Biophysics of the Cochlear Outer Hair Cell
Undergrad introduced me to an interesting unification of math, medicine, and physics – biophysics. I’ve decided to spend my short month of ENT research exploring the electrophysiological properties of guinea pig cochlear outer hair cells (OHCs). 🙂
There are lots of things the PGY2 and I have to do before beginning the experiment: pulling pipettes, calibrating the instrumentation, getting all the solutions/containers prepared and labeled, etc. Our unofficial timer begins when we sacrifice the guinea pig(s) each day since the OHCs are only viable for 4-5 hours. We remove the temporal bone, dissect out the Christmas-tree shaped cochlea (guinea pigs have 4 turns whereas humans only have 2.5 turns in the cochlea), and throw it in a trypsin-based solution for digestion. After a few minutes, we plate the contents and wait another 20 minutes hoping that some OHCs will be isolated and fixed properly. To put things in perspective, in the course of one experiment, we’re really lucky if we can get five good OHCs.
When the plates are ready, we put one under the microscope (100x + oil immersion) and look everywhere for an OHC. Then we carefully guide the pipette (tens of microns at a time) till it’s positioned near the synaptic (basal) pole of the OHC. The crucial step is creating a “seal” between the pipette’s tip and the OHC’s membrane. This is done by monitoring the pipette tip’s resistance. The resistance will gradually increase until a certain threshold is reached and we can claim the OHC and pipette are electrically coupled (per the literature).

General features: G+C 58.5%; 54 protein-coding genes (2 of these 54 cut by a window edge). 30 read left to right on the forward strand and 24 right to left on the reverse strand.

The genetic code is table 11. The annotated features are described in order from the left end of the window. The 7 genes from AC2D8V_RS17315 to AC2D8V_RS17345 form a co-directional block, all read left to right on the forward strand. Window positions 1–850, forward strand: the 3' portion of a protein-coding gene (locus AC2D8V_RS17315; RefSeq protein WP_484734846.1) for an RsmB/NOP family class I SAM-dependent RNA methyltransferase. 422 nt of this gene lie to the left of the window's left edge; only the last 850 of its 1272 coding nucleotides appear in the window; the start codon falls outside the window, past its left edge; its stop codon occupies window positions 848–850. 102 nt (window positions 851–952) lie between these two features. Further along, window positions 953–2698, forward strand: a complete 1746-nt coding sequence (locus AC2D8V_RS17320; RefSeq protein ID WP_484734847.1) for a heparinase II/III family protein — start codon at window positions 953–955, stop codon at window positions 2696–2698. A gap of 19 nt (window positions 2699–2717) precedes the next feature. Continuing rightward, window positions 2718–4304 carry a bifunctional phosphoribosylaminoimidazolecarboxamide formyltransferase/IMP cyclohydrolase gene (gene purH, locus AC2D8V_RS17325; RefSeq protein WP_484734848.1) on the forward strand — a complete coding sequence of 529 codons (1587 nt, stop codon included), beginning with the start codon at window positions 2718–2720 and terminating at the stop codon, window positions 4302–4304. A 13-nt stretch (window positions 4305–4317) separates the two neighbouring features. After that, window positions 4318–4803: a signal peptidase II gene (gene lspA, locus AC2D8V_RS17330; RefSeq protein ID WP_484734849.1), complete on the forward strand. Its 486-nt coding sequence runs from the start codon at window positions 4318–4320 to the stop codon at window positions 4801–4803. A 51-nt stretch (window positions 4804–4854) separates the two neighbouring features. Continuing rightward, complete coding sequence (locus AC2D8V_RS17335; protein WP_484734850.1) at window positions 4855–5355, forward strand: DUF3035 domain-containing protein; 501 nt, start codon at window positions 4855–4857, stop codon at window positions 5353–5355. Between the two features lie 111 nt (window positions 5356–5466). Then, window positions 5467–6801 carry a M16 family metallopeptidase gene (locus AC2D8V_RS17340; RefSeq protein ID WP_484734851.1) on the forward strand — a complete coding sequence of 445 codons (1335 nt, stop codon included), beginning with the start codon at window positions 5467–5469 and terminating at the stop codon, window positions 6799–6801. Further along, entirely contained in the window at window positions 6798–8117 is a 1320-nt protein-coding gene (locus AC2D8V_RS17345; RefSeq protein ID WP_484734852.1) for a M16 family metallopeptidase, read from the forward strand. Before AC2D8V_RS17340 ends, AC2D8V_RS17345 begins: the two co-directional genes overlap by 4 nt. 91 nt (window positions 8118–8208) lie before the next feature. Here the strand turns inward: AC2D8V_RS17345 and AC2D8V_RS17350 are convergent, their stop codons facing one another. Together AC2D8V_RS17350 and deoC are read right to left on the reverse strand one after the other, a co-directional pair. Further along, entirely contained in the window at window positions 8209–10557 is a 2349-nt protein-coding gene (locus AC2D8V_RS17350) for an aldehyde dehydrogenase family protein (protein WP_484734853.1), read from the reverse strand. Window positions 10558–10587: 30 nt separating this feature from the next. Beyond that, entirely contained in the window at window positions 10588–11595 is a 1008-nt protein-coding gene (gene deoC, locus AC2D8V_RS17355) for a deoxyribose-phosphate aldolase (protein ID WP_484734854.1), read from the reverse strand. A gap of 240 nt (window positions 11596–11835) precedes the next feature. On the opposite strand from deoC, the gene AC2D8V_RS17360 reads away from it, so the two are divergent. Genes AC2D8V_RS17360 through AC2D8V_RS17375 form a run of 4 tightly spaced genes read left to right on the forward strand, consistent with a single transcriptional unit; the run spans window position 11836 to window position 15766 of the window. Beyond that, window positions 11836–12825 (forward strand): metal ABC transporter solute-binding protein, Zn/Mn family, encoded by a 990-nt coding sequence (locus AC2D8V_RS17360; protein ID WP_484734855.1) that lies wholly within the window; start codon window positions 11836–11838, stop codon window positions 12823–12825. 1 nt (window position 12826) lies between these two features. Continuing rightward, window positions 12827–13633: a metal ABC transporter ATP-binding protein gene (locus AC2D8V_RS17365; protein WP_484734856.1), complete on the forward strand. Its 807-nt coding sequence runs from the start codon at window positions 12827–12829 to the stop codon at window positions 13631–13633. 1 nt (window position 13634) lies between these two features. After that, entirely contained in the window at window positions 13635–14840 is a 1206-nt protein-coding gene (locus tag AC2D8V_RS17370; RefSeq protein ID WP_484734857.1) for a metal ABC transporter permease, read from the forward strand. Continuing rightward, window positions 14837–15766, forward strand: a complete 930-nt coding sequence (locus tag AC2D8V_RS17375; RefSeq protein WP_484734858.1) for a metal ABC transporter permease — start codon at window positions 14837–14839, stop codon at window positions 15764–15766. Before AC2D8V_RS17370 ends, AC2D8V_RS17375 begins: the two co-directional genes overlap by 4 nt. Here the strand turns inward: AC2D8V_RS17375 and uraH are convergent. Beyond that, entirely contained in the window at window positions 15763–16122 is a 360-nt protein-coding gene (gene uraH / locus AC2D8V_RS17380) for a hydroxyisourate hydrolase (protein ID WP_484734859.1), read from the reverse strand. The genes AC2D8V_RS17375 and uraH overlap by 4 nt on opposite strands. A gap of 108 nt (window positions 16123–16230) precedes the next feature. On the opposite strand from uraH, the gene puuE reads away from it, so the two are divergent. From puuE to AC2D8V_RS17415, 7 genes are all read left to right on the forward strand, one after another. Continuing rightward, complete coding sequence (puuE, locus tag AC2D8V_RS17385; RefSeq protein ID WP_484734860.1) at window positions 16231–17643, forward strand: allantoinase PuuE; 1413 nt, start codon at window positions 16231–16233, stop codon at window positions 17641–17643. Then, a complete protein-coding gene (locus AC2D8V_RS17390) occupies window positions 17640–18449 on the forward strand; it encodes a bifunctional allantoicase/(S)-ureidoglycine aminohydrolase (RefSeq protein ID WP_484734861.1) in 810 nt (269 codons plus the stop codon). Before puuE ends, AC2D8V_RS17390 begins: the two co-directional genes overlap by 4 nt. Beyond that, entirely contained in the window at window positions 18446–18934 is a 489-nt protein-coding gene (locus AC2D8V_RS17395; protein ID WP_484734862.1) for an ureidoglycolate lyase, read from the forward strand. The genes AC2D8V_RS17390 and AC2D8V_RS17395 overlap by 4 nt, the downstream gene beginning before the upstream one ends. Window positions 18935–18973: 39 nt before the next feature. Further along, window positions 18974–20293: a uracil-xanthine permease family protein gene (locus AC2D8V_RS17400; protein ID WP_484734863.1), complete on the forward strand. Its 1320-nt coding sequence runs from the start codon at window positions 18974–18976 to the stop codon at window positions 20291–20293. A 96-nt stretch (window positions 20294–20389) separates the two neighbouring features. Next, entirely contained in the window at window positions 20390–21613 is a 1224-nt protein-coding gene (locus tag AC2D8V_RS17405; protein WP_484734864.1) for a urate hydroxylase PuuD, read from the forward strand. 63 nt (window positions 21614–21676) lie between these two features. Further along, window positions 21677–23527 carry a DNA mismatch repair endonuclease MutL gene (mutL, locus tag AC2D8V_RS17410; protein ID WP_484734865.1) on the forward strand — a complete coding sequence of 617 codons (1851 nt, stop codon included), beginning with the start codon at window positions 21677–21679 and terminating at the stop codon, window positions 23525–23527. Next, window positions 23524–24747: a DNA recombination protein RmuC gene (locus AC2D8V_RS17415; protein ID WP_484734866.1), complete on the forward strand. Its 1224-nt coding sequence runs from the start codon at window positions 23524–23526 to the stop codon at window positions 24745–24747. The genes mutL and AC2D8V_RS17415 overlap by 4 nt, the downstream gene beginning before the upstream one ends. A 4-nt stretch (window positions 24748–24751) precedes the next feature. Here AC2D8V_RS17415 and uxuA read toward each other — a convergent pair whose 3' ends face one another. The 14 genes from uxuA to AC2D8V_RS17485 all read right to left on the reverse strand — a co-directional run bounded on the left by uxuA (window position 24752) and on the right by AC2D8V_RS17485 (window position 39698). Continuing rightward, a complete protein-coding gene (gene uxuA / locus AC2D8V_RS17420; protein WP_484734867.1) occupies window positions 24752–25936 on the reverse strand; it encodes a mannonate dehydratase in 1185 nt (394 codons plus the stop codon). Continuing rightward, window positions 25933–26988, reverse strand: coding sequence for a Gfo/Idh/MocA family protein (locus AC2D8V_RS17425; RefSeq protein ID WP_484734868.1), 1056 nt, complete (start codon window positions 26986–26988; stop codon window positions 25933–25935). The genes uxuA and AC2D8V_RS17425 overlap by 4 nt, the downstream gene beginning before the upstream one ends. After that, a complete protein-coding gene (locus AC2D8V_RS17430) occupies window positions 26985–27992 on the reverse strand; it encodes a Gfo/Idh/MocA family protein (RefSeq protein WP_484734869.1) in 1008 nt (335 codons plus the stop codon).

If we’re lucky enough to get an OHC that cooperates, we proceed to apply negative pressure to basically pull the membrane away from the cell while simultaneously jolting it. Ideally, we’re trying to poke a hole in the cell with the pipette still coupled to it. This provides us a direct view into the cell’s inner electrophysiology, and it’s at this time we can manipulate different parameters (voltage, current, resistance, etc.) and subsequently calculate things like charge density and capacitance.
I have to admit that as a lover of physics, mathematics, and the laboratory (things which are virtually nonexistent during the basic science curriculum), I was overcome with a geeky joy as I walked into the biophysics lab. Parafilm, Bunsen burners, fume hoods, micropipettes, volumetric flasks, shiny gadgets which look really expensive, electrodes, microscopes, heck, even those deionized water bottles… I’ve missed bench work so much from undergrad!! Okay, you can stop judging me now. 😛